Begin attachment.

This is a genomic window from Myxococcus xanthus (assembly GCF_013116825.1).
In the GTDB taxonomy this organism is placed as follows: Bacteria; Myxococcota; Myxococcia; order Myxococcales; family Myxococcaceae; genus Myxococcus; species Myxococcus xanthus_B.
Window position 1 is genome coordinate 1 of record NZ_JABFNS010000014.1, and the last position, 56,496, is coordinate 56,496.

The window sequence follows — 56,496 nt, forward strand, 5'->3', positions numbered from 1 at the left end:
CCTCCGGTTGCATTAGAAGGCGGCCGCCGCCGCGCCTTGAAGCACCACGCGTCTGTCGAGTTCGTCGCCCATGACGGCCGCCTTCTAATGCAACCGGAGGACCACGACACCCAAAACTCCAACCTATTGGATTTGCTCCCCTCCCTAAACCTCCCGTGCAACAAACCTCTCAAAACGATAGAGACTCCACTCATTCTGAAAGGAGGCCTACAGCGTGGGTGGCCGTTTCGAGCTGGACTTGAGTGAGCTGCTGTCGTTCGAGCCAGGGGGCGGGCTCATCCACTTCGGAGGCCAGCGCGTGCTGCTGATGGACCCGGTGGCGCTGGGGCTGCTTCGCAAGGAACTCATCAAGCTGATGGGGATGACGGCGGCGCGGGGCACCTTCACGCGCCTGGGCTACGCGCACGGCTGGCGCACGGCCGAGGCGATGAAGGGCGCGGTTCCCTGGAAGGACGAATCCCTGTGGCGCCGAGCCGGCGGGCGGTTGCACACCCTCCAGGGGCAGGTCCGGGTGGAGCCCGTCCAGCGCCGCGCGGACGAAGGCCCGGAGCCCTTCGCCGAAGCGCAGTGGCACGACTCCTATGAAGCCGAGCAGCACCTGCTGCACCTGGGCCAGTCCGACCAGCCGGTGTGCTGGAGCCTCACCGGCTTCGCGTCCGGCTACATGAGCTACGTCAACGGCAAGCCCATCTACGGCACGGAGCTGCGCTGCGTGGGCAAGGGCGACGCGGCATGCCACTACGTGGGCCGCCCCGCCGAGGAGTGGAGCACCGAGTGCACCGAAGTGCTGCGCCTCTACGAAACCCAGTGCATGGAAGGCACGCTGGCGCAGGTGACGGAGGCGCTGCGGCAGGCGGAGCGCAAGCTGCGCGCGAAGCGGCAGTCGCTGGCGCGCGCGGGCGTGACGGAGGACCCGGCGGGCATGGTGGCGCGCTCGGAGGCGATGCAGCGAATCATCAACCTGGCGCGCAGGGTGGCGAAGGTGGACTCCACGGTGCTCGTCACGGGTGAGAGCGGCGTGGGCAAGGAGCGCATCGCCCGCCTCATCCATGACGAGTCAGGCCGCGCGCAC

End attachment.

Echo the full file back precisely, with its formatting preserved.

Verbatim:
This is a genomic window from Myxococcus xanthus (assembly GCF_013116825.1).
In the GTDB taxonomy this organism is placed as follows: Bacteria; Myxococcota; Myxococcia; order Myxococcales; family Myxococcaceae; genus Myxococcus; species Myxococcus xanthus_B.
Window position 1 is genome coordinate 1 of record NZ_JABFNS010000014.1, and the last position, 56,496, is coordinate 56,496.

The window sequence follows — 56,496 nt, forward strand, 5'->3', positions numbered from 1 at the left end:
CCTCCGGTTGCATTAGAAGGCGGCCGCCGCCGCGCCTTGAAGCACCACGCGTCTGTCGAGTTCGTCGCCCATGACGGCCGCCTTCTAATGCAACCGGAGGACCACGACACCCAAAACTCCAACCTATTGGATTTGCTCCCCTCCCTAAACCTCCCGTGCAACAAACCTCTCAAAACGATAGAGACTCCACTCATTCTGAAAGGAGGCCTACAGCGTGGGTGGCCGTTTCGAGCTGGACTTGAGTGAGCTGCTGTCGTTCGAGCCAGGGGGCGGGCTCATCCACTTCGGAGGCCAGCGCGTGCTGCTGATGGACCCGGTGGCGCTGGGGCTGCTTCGCAAGGAACTCATCAAGCTGATGGGGATGACGGCGGCGCGGGGCACCTTCACGCGCCTGGGCTACGCGCACGGCTGGCGCACGGCCGAGGCGATGAAGGGCGCGGTTCCCTGGAAGGACGAATCCCTGTGGCGCCGAGCCGGCGGGCGGTTGCACACCCTCCAGGGGCAGGTCCGGGTGGAGCCCGTCCAGCGCCGCGCGGACGAAGGCCCGGAGCCCTTCGCCGAAGCGCAGTGGCACGACTCCTATGAAGCCGAGCAGCACCTGCTGCACCTGGGCCAGTCCGACCAGCCGGTGTGCTGGAGCCTCACCGGCTTCGCGTCCGGCTACATGAGCTACGTCAACGGCAAGCCCATCTACGGCACGGAGCTGCGCTGCGTGGGCAAGGGCGACGCGGCATGCCACTACGTGGGCCGCCCCGCCGAGGAGTGGAGCACCGAGTGCACCGAAGTGCTGCGCCTCTACGAAACCCAGTGCATGGAAGGCACGCTGGCGCAGGTGACGGAGGCGCTGCGGCAGGCGGAGCGCAAGCTGCGCGCGAAGCGGCAGTCGCTGGCGCGCGCGGGCGTGACGGAGGACCCGGCGGGCATGGTGGCGCGCTCGGAGGCGATGCAGCGAATCATCAACCTGGCGCGCAGGGTGGCGAAGGTGGACTCCACGGTGCTCGTCACGGGTGAGAGCGGCGTGGGCAAGGAGCGCATCGCCCGCCTCATCCATGACGAGTCAGGCCGCGCGCAC